(Bloomberg) -- The U.S.’s biggest health insurer is considering pulling out of Obamacare, a month after saying it would expand its presence in the program.
UnitedHealth Group Inc. is scaling back marketing efforts for plans it’s selling this year under the Affordable Care Act, and may quit the business entirely in 2017 because it has proven to be more costly than expected. It’s an abrupt shift from October, when the health insurer said it was planning to sell coverage in 11 new markets next year, bringing its total to 34. The company also cut its 2015 earnings forecast.
A pull-back would deal a significant blow to President Barack Obama’s signature domestic policy achievement. While UnitedHealth has been slower than some of its rivals to sell Obamacare policies since new government-run marketplaces for the plans opened in late 2013, the announcement may indicate that other insurers are struggling, said Sheryl Skolnick, an analyst at Mizuho Securities.
“If one of the largest and presumably, by reputation and experience, the most sophisticated of the health plans out there can’t make money on the exchanges, then one has to question whether the exchange as an institution is a viable enterprise,” Skolnick said.
UnitedHealth said it suspended marketing its individual exchange plans and is cutting or eliminating commissions for brokers who sell the coverage.
550,000 in Obamacare
UnitedHealth covers fewer than 550,000 people on the Obamacare exchanges. About 9.9 million people who had insurance through the U.S.- and state-run insurance markets as of June 30.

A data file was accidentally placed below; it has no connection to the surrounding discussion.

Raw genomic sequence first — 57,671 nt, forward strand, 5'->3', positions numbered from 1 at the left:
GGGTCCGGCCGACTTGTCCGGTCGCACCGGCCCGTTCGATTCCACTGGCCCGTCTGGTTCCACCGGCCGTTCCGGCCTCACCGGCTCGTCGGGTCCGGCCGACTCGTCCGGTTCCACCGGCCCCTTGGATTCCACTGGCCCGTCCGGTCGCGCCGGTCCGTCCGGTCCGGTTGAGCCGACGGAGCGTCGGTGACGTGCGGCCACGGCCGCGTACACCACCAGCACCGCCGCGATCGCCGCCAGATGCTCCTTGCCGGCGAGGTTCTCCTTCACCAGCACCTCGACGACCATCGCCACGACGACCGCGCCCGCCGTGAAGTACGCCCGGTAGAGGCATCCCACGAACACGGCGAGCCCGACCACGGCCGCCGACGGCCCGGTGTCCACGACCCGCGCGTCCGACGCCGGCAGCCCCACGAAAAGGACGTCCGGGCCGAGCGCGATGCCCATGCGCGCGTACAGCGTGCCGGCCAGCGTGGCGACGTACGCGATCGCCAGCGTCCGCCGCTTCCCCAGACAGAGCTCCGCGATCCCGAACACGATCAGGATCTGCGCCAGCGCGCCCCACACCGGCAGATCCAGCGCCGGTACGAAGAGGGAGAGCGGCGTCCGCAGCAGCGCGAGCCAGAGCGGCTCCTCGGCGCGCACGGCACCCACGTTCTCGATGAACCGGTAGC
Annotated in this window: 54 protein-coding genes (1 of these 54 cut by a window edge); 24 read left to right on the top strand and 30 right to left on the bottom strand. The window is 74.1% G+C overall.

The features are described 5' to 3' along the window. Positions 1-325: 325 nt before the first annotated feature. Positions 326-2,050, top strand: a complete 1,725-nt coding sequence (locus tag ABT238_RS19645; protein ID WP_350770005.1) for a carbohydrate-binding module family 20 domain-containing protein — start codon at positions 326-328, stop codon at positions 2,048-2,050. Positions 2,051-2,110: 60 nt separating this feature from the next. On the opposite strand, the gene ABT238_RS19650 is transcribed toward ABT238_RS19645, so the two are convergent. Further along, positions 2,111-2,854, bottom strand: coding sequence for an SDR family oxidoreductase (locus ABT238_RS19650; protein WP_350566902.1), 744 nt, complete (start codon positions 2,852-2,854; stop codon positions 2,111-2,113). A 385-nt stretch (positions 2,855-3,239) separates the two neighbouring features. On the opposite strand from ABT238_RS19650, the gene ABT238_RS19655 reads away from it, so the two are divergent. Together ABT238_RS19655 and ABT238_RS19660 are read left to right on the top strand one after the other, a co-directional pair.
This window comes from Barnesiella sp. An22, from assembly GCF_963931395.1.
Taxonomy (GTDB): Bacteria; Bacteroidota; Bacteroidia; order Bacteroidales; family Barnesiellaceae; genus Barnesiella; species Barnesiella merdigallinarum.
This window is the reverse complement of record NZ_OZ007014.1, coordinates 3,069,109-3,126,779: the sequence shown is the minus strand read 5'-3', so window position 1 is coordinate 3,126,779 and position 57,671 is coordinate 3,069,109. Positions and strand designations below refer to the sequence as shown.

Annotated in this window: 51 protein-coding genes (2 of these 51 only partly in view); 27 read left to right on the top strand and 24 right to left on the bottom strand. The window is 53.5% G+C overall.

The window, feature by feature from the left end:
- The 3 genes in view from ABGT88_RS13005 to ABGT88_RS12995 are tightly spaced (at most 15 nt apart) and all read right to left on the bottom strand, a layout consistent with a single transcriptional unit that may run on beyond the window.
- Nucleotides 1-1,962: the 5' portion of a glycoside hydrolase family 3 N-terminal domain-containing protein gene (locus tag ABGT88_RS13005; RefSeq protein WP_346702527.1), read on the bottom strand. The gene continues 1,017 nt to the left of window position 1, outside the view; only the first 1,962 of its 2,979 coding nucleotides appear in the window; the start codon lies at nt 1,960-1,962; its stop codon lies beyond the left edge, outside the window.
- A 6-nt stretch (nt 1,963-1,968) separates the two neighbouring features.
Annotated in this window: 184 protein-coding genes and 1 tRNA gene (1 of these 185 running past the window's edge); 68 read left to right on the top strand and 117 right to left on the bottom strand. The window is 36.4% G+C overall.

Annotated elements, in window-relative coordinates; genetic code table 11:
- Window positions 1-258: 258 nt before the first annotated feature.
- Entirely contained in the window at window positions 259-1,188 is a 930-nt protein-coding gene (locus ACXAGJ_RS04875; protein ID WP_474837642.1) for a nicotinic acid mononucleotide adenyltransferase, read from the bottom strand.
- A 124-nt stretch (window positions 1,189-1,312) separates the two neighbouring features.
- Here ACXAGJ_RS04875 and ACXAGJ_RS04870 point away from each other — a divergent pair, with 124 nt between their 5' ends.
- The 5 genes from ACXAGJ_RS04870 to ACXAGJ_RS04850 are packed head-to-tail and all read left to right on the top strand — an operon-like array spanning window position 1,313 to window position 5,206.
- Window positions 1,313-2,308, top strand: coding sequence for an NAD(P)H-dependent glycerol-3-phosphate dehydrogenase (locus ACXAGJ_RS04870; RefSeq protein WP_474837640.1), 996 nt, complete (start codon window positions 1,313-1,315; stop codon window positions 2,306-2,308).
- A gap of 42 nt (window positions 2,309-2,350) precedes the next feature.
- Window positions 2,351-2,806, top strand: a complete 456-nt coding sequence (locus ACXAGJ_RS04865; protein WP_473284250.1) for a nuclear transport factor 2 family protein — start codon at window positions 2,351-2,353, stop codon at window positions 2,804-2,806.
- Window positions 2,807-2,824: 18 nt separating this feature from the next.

“The company is evaluating the viability of the insurance exchange product segment and will determine during the first half of 2016 to what extent it can continue to serve the public exchange markets in 2017,” UnitedHealth said in a statement Thursday announcing the changes.
The company’s shares fell 5.6 percent to $110.66 at 9:36 a.m. in New York. Anthem Inc. and Aetna Inc., the two biggest health insurers after UnitedHealth, also declined, as did hospital stocks including HCA Holdings Inc. and Community Health Systems Inc.
Last month, UnitedHealth had struck a more optimistic note.
“I think we’ll see strikingly better performance on the insurance exchange business” next year, Chief Financial Officer David Wichmann told analysts on an Oct. 15 conference call.
Insurers have struggled to profit from the government-run marketplaces created by Obamacare. About dozen non-profit “co- op” plans created under the Affordable Care Act have failed, after charging too little to cover the cost of patients’ medical care, and because an Obama administration fund designed to stabilize the market paid out just 12.6 percent of what insurers requested. And Anthem said last month said some rivals were offering premiums too low to provide the coverage patients require and book a profit.
UnitedHealth also said Thursday that earnings per share will probably be $6 this year, down from a range of $6.25 to $6.35, reflecting a “continuing deterioration in individual exchange-compliant product performance. Next year, earnings per share will be between $7.10 and $7.30, the first time it has given 2016 estimates.
The company plans to hold a conference call at 9 a.m. New York time, and has an investor day scheduled for Dec. 1.
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